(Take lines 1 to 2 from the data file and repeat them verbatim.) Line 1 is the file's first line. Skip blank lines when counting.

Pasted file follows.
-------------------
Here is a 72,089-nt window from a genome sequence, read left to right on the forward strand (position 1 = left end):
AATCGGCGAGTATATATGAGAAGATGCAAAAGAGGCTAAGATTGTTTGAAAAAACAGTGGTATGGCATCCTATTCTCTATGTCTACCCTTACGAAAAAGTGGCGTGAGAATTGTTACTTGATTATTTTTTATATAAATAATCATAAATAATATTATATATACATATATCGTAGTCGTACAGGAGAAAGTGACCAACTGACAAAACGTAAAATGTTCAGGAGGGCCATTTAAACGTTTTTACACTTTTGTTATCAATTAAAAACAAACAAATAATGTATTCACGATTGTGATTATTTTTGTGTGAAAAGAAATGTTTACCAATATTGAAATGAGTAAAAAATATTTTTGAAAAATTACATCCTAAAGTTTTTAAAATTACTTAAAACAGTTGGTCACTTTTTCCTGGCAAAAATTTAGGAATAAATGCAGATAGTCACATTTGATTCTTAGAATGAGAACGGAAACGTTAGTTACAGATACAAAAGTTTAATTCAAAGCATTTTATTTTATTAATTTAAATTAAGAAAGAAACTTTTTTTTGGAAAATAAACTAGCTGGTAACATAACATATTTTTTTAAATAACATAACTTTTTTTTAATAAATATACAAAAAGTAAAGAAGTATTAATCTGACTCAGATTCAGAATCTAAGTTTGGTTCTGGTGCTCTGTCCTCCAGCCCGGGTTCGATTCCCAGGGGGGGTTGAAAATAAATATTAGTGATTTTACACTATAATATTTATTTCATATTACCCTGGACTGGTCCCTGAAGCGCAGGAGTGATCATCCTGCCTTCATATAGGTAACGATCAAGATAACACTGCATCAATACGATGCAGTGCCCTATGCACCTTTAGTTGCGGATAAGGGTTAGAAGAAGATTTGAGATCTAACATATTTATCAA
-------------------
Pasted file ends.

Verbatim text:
Here is a 72,089-nt window from a genome sequence, read left to right on the forward strand (position 1 = left end):
AATCGGCGAGTATATATGAGAAGATGCAAAAGAGGCTAAGATTGTTTGAAAAAACAGTGGTATGGCATCCTATTCTCTATGTCTACCCTTACGAAAAAGTGGCGTGAGAATTGTTACTTGATTATTTTTTATATAAATAATCATAAATAATATTATATATACATATATCGTAGTCGTACAGGAGAAAGTGACCAACTGACAAAACGTAAAATGTTCAGGAGGGCCATTTAAACGTTTTTACACTTTTGTTATCAATTAAAAACAAACAAATAATGTATTCACGATTGTGATTATTTTTGTGTGAAAAGAAATGTTTACCAATATTGAAATGAGTAAAAAATATTTTTGAAAAATTACATCCTAAAGTTTTTAAAATTACTTAAAACAGTTGGTCACTTTTTCCTGGCAAAAATTTAGGAATAAATGCAGATAGTCACATTTGATTCTTAGAATGAGAACGGAAACGTTAGTTACAGATACAAAAGTTTAATTCAAAGCATTTTATTTTATTAATTTAAATTAAGAAAGAAACTTTTTTTTGGAAAATAAACTAGCTGGTAACATAACATATTTTTTTAAATAACATAACTTTTTTTTAATAAATATACAAAAAGTAAAGAAGTATTAATCTGACTCAGATTCAGAATCTAAGTTTGGTTCTGGTGCTCTGTCCTCCAGCCCGGGTTCGATTCCCAGGGGGGGTTGAAAATAAATATTAGTGATTTTACACTATAATATTTATTTCATATTACCCTGGACTGGTCCCTGAAGCGCAGGAGTGATCATCCTGCCTTCATATAGGTAACGATCAAGATAACACTGCATCAATACGATGCAGTGCCCTATGCACCTTTAGTTGCGGATAAGGGTTAGAAGAAGATTTGAGATCTAACATATTTATCAA